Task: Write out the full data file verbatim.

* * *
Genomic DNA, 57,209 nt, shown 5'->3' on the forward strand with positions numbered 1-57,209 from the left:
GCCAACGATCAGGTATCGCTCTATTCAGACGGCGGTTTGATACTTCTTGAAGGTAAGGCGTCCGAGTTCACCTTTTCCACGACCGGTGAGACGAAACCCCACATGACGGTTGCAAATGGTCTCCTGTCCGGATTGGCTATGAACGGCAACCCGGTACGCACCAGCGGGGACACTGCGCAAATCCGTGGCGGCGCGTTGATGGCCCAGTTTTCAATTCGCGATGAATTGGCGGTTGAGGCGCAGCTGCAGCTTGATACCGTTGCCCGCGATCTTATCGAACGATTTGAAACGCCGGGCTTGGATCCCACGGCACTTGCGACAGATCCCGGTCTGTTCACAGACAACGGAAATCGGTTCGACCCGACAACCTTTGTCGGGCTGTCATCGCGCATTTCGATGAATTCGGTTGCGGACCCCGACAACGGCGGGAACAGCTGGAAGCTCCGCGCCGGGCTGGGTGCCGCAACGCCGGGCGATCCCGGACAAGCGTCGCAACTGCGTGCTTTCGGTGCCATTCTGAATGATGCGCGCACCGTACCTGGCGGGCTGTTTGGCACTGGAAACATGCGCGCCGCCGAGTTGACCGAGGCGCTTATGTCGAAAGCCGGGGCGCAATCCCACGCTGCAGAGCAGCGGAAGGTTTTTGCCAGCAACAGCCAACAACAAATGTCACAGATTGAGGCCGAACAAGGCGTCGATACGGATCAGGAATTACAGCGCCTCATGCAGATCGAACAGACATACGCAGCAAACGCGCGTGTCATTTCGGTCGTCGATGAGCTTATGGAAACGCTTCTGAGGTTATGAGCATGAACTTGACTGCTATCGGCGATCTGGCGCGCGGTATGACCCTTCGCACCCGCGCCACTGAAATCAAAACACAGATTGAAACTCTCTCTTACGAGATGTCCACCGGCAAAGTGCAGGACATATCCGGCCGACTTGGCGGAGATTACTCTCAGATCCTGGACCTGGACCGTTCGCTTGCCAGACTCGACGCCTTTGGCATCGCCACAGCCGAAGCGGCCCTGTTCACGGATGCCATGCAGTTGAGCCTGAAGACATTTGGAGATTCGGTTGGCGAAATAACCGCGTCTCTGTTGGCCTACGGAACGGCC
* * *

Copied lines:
Genomic DNA, 57,209 nt, shown 5'->3' on the forward strand with positions numbered 1-57,209 from the left:
GCCAACGATCAGGTATCGCTCTATTCAGACGGCGGTTTGATACTTCTTGAAGGTAAGGCGTCCGAGTTCACCTTTTCCACGACCGGTGAGACGAAACCCCACATGACGGTTGCAAATGGTCTCCTGTCCGGATTGGCTATGAACGGCAACCCGGTACGCACCAGCGGGGACACTGCGCAAATCCGTGGCGGCGCGTTGATGGCCCAGTTTTCAATTCGCGATGAATTGGCGGTTGAGGCGCAGCTGCAGCTTGATACCGTTGCCCGCGATCTTATCGAACGATTTGAAACGCCGGGCTTGGATCCCACGGCACTTGCGACAGATCCCGGTCTGTTCACAGACAACGGAAATCGGTTCGACCCGACAACCTTTGTCGGGCTGTCATCGCGCATTTCGATGAATTCGGTTGCGGACCCCGACAACGGCGGGAACAGCTGGAAGCTCCGCGCCGGGCTGGGTGCCGCAACGCCGGGCGATCCCGGACAAGCGTCGCAACTGCGTGCTTTCGGTGCCATTCTGAATGATGCGCGCACCGTACCTGGCGGGCTGTTTGGCACTGGAAACATGCGCGCCGCCGAGTTGACCGAGGCGCTTATGTCGAAAGCCGGGGCGCAATCCCACGCTGCAGAGCAGCGGAAGGTTTTTGCCAGCAACAGCCAACAACAAATGTCACAGATTGAGGCCGAACAAGGCGTCGATACGGATCAGGAATTACAGCGCCTCATGCAGATCGAACAGACATACGCAGCAAACGCGCGTGTCATTTCGGTCGTCGATGAGCTTATGGAAACGCTTCTGAGGTTATGAGCATGAACTTGACTGCTATCGGCGATCTGGCGCGCGGTATGACCCTTCGCACCCGCGCCACTGAAATCAAAACACAGATTGAAACTCTCTCTTACGAGATGTCCACCGGCAAAGTGCAGGACATATCCGGCCGACTTGGCGGAGATTACTCTCAGATCCTGGACCTGGACCGTTCGCTTGCCAGACTCGACGCCTTTGGCATCGCCACAGCCGAAGCGGCCCTGTTCACGGATGCCATGCAGTTGAGCCTGAAGACATTTGGAGATTCGGTTGGCGAAATAACCGCGTCTCTGTTGGCCTACGGAACGGCC